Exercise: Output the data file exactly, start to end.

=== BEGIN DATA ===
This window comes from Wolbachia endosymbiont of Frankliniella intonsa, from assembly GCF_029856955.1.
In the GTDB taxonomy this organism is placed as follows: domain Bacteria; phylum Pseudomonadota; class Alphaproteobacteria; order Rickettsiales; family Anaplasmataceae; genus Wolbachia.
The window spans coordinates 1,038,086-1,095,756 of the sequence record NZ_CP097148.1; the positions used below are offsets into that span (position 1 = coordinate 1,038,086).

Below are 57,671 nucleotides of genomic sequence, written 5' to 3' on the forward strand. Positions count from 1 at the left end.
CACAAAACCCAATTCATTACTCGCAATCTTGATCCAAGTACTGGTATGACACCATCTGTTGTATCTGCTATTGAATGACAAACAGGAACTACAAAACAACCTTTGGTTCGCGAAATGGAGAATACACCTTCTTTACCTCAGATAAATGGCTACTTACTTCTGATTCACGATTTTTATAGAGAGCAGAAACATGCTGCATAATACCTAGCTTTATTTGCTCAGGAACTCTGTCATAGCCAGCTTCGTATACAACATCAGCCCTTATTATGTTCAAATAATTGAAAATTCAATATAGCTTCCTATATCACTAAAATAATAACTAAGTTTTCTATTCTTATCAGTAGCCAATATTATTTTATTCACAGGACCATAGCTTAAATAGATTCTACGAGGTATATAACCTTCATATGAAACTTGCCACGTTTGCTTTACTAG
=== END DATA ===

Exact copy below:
This window comes from Wolbachia endosymbiont of Frankliniella intonsa, from assembly GCF_029856955.1.
In the GTDB taxonomy this organism is placed as follows: domain Bacteria; phylum Pseudomonadota; class Alphaproteobacteria; order Rickettsiales; family Anaplasmataceae; genus Wolbachia.
The window spans coordinates 1,038,086-1,095,756 of the sequence record NZ_CP097148.1; the positions used below are offsets into that span (position 1 = coordinate 1,038,086).

Below are 57,671 nucleotides of genomic sequence, written 5' to 3' on the forward strand. Positions count from 1 at the left end.
CACAAAACCCAATTCATTACTCGCAATCTTGATCCAAGTACTGGTATGACACCATCTGTTGTATCTGCTATTGAATGACAAACAGGAACTACAAAACAACCTTTGGTTCGCGAAATGGAGAATACACCTTCTTTACCTCAGATAAATGGCTACTTACTTCTGATTCACGATTTTTATAGAGAGCAGAAACATGCTGCATAATACCTAGCTTTATTTGCTCAGGAACTCTGTCATAGCCAGCTTCGTATACAACATCAGCCCTTATTATGTTCAAATAATTGAAAATTCAATATAGCTTCCTATATCACTAAAATAATAACTAAGTTTTCTATTCTTATCAGTAGCCAATATTATTTTATTCACAGGACCATAGCTTAAATAGATTCTACGAGGTATATAACCTTCATATGAAACTTGCCACGTTTGCTTTACTAG